On Oct. 9, millions of young people in Maine and throughout the country will become scientists for the day during the sixth annual 4-H National Youth Science Day (NYSD). This event, which takes place in urban, suburban and rural communities all across the nation, seeks to spark an early youth interest and leadership in science, technology, engineering and math (STEM) careers in an effort keep America competitive in those fields.
This year, the National Science Experiment will be 4-H Maps & Apps. Designed by Colorado State University Extension, the activities will turn young people into geospatial thinkers as they design and map their ideal park, use GIS mapping to solve community problems and contribute data about their community to the United States Geological Survey.
University of Maine Cooperative Extension will host experiment sites across the state. To learn about opportunities to participate in Piscataquis County, to ask for more information, or to request a disability accommodation, call 207.564-3301.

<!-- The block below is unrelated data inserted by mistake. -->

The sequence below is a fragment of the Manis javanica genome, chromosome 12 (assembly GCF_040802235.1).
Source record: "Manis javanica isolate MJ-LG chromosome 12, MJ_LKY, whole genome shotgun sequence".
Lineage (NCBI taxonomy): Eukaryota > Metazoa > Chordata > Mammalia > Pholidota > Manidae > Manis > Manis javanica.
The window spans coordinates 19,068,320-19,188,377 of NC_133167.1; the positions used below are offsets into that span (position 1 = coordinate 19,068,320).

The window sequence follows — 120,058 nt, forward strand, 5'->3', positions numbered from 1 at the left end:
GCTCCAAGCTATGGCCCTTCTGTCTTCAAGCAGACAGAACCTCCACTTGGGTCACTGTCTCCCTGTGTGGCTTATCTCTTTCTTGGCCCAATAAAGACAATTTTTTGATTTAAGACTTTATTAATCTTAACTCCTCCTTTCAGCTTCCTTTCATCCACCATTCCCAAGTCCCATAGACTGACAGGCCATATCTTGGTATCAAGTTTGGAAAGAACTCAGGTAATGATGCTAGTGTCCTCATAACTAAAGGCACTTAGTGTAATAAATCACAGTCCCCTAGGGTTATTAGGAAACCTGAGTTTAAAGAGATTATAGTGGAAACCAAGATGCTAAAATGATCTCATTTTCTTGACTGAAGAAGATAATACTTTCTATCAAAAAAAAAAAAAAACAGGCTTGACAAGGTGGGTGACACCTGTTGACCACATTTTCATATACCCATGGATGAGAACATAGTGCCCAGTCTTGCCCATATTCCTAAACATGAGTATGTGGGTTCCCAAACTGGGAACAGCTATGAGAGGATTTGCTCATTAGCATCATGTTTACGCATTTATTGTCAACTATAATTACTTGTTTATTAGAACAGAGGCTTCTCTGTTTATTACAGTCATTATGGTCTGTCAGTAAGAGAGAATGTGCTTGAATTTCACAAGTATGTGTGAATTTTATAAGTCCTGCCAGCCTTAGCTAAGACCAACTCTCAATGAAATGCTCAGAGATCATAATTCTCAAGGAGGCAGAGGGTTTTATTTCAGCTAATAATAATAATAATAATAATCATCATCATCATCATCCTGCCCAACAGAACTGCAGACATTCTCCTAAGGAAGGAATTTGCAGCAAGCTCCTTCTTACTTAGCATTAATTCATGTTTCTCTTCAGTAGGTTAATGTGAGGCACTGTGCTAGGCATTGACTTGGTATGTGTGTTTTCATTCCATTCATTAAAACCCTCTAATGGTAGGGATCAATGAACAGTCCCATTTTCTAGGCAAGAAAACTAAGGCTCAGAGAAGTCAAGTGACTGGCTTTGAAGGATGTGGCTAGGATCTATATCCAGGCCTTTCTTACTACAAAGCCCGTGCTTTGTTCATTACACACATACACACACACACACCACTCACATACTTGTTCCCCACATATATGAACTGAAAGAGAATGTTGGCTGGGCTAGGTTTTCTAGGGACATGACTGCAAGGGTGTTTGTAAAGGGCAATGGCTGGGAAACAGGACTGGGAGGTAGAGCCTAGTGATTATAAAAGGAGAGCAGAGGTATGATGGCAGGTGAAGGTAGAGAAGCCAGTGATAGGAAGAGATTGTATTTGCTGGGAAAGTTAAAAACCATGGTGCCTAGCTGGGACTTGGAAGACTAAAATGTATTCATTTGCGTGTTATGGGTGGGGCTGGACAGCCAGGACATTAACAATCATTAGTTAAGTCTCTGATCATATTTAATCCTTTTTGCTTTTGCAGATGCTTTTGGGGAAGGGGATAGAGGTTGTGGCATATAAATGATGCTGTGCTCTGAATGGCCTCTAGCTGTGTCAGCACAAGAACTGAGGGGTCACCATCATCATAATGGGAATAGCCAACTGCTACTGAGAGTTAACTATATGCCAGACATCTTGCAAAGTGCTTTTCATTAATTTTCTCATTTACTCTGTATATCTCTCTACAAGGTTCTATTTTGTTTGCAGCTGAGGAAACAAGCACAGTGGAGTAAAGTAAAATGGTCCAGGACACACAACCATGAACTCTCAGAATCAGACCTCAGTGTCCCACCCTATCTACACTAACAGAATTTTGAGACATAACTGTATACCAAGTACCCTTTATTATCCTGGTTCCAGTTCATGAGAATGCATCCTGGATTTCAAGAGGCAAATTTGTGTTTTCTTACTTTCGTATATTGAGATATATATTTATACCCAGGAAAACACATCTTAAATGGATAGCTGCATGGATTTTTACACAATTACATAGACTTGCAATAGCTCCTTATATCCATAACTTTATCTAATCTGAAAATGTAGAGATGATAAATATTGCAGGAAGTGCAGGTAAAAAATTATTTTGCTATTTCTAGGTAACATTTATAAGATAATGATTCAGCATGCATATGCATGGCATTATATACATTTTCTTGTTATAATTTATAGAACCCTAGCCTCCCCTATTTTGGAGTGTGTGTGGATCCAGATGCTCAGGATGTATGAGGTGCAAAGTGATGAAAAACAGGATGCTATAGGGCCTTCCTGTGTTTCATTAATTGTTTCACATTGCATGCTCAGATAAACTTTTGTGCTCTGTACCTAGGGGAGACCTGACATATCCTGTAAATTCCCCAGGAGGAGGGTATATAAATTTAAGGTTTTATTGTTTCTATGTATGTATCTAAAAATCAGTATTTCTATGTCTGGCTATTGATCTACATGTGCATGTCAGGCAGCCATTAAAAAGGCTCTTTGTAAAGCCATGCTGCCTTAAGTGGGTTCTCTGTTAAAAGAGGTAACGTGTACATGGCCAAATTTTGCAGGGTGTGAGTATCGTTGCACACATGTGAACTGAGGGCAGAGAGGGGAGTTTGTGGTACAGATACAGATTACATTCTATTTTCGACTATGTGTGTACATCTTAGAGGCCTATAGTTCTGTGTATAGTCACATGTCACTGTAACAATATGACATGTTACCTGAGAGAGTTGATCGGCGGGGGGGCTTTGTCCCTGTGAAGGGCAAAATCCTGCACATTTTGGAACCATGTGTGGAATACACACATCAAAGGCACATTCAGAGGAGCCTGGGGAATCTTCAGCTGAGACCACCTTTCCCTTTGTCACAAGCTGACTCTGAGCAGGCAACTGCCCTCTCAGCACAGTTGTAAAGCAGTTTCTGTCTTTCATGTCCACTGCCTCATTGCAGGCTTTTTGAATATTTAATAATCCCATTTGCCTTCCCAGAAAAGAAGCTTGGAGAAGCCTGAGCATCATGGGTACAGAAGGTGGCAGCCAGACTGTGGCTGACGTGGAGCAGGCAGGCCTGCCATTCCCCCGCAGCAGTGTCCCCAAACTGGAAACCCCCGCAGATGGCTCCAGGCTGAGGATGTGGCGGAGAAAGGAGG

Currently, more than 5 million young people across the nation participate in 4-H STEM programming in topics as varied as robotics, agricultural science, rocketry, wind power, environmental science and alternative energy.
For more than 100 years, 4-H has been at the forefront of teaching young people about science, engineering technology and math (STEM). 4-H National Youth Science Day is the premier national rallying event for year-round 4-H STEM programming, bringing together youth, volunteers and educators from the nation’s 109 land grant colleges and universities to simultaneously complete the National Science Experiment.